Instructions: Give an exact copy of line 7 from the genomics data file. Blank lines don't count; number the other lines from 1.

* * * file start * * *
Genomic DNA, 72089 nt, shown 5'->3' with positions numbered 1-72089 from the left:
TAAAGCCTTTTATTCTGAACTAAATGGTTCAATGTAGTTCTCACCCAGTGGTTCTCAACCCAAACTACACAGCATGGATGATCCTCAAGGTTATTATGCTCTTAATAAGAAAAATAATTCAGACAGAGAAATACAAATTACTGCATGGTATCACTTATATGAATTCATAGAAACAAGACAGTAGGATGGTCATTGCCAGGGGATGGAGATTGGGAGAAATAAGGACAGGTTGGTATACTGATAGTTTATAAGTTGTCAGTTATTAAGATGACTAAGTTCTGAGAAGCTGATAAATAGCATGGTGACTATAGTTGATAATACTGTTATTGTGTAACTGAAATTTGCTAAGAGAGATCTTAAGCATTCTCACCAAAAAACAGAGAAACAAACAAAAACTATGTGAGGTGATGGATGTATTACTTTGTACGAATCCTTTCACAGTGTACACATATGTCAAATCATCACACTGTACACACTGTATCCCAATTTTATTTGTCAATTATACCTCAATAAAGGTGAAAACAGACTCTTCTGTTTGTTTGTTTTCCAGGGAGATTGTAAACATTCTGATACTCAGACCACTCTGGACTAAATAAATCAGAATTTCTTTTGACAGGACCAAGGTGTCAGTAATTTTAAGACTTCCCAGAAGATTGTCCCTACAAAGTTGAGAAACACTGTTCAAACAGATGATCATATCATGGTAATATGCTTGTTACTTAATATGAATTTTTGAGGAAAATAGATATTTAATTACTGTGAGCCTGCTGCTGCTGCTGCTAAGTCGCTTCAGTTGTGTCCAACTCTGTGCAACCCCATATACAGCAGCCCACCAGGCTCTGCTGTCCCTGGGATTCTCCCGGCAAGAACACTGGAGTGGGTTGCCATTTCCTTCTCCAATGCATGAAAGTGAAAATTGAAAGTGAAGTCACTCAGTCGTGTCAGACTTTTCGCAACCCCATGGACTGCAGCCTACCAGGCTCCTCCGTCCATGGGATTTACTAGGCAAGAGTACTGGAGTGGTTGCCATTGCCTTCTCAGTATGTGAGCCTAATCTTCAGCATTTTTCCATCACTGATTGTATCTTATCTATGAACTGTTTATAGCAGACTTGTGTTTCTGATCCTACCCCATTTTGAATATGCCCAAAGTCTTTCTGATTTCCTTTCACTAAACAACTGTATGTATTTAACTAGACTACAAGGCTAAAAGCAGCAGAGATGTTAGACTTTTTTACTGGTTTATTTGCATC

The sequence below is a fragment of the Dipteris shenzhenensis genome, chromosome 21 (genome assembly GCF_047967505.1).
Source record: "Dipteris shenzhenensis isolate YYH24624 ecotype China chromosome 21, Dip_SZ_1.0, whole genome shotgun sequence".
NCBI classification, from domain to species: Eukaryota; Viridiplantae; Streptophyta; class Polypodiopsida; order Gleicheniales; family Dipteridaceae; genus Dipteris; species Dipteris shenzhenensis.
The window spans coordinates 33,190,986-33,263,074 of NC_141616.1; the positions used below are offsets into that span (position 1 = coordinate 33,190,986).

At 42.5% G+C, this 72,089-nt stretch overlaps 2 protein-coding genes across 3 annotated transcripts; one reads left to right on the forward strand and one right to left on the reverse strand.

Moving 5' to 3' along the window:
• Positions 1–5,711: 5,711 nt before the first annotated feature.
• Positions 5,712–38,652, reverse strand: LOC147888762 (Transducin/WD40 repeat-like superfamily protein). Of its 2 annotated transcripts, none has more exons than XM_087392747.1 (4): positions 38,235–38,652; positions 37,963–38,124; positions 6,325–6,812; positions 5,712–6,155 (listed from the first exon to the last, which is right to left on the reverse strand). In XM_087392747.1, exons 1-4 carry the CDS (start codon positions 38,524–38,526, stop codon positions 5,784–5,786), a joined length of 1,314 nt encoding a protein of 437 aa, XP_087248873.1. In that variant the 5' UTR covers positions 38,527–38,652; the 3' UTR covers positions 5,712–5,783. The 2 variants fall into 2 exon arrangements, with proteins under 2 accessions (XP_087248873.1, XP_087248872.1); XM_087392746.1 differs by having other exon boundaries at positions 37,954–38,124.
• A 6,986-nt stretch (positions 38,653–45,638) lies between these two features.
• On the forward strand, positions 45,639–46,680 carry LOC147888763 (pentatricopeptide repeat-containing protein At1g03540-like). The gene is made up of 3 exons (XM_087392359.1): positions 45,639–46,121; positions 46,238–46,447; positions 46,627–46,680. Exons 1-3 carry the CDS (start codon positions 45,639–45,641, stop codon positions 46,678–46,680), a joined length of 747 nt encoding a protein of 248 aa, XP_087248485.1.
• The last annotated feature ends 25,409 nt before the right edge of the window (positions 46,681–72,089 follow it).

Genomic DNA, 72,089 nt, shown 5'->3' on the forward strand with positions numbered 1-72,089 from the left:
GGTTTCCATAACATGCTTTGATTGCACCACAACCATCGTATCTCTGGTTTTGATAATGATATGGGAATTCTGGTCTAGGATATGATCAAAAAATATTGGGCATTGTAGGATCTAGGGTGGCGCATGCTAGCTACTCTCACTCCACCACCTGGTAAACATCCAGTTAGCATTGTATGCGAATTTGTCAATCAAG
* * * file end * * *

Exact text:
At 42.5% G+C, this 72,089-nt stretch overlaps 2 protein-coding genes across 3 annotated transcripts; one reads left to right on the forward strand and one right to left on the reverse strand.